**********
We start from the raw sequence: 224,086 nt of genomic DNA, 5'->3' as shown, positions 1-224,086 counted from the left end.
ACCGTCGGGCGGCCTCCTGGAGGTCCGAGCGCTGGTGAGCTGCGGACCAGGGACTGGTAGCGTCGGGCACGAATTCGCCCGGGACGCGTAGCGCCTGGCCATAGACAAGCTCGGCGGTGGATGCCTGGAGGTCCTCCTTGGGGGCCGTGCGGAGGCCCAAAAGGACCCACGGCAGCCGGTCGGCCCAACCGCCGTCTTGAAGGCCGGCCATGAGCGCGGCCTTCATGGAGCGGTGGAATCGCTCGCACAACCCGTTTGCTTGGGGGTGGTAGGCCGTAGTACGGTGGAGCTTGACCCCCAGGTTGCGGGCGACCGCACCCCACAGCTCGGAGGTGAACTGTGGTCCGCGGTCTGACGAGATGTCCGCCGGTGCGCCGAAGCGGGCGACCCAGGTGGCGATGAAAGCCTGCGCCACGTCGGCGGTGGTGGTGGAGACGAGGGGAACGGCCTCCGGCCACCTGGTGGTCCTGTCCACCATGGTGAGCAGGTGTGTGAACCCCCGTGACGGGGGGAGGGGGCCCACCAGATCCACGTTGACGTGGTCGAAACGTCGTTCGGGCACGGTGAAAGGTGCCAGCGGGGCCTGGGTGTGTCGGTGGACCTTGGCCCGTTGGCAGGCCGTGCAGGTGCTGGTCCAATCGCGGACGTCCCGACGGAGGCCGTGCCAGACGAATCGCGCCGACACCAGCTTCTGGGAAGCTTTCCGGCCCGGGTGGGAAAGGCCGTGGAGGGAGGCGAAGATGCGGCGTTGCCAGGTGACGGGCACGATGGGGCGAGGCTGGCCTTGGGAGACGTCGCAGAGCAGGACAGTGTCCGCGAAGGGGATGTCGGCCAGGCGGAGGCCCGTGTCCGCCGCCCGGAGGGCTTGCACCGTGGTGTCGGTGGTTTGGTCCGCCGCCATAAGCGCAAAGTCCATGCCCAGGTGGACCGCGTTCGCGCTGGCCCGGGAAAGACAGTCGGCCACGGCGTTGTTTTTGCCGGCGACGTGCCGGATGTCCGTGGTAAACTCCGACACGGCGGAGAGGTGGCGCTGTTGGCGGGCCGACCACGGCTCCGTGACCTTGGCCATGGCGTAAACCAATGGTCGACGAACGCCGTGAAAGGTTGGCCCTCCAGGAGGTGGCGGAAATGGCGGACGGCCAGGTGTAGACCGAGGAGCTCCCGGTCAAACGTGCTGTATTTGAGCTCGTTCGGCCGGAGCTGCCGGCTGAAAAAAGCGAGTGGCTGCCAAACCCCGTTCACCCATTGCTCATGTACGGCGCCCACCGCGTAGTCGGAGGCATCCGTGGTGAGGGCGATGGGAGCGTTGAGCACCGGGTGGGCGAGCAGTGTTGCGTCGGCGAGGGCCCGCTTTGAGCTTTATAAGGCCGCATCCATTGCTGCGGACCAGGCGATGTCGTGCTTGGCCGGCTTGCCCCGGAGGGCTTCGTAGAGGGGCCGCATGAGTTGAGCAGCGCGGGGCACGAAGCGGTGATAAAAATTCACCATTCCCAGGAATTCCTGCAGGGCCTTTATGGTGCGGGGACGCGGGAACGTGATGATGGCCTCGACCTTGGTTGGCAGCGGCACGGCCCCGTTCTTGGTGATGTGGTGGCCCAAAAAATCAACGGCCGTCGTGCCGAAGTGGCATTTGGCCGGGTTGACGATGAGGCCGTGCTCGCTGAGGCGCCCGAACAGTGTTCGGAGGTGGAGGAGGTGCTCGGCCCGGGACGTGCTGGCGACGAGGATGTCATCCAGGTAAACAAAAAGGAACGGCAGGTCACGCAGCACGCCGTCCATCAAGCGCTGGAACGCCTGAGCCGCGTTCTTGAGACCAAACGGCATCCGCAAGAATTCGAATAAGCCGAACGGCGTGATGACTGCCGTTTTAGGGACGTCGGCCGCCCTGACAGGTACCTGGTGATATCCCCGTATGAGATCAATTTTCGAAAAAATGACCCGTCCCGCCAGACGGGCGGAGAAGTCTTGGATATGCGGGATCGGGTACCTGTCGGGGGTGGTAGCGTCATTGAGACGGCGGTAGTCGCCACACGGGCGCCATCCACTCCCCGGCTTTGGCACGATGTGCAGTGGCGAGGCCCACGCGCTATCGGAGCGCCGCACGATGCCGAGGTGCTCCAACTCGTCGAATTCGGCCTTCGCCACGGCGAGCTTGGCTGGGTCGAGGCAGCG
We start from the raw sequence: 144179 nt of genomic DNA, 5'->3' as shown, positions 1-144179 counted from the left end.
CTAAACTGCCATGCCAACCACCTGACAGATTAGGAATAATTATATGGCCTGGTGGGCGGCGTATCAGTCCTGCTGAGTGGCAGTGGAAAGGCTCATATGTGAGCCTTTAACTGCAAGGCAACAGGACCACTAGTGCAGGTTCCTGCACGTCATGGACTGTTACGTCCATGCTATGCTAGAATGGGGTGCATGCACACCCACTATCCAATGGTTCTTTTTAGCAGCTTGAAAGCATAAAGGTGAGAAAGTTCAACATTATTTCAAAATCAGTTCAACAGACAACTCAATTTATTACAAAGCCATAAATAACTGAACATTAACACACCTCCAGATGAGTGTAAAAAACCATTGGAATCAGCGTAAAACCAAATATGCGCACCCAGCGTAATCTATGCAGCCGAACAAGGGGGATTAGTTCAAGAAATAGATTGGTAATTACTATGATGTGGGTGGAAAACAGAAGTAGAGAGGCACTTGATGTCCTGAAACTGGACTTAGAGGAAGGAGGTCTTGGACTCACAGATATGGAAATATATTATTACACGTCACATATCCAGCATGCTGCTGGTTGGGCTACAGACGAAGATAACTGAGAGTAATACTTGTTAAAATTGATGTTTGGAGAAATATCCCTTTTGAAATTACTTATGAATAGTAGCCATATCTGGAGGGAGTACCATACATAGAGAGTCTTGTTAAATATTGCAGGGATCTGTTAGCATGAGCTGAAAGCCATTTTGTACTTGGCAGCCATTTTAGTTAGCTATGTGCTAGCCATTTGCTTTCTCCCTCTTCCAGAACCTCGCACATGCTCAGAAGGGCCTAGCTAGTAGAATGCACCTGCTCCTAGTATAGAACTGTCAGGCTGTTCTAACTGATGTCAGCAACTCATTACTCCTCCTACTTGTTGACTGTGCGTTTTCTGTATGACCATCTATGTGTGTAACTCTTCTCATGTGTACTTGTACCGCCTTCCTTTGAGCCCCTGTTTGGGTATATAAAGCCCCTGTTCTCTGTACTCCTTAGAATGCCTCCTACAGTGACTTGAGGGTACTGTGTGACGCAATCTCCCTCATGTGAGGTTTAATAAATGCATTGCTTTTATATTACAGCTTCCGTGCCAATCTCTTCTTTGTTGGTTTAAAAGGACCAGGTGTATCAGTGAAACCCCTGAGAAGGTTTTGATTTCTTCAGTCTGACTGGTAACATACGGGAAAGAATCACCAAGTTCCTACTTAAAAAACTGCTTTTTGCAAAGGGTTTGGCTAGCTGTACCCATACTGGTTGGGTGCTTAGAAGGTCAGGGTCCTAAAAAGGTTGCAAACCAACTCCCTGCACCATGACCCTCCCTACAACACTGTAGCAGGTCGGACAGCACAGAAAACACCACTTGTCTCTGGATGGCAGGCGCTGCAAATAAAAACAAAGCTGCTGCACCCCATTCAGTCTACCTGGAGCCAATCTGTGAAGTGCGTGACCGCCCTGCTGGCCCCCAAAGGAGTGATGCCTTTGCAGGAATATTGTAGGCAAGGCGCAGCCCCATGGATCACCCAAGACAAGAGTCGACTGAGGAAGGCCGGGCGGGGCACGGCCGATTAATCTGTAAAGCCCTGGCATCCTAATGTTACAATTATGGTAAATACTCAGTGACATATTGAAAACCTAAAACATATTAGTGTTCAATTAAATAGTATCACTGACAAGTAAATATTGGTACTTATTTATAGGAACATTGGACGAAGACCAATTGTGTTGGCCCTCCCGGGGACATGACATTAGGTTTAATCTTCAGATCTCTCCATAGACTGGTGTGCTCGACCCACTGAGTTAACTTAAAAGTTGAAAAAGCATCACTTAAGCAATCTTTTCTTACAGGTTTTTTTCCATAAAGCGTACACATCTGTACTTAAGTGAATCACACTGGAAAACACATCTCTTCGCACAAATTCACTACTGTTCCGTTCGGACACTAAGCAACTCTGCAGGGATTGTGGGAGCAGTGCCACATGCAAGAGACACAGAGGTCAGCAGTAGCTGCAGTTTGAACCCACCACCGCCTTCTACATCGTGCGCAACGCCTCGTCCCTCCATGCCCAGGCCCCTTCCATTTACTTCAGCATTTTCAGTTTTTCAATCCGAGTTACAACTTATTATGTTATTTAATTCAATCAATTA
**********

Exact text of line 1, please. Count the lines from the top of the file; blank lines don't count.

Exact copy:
We start from the raw sequence: 224,086 nt of genomic DNA, 5'->3' as shown, positions 1-224,086 counted from the left end.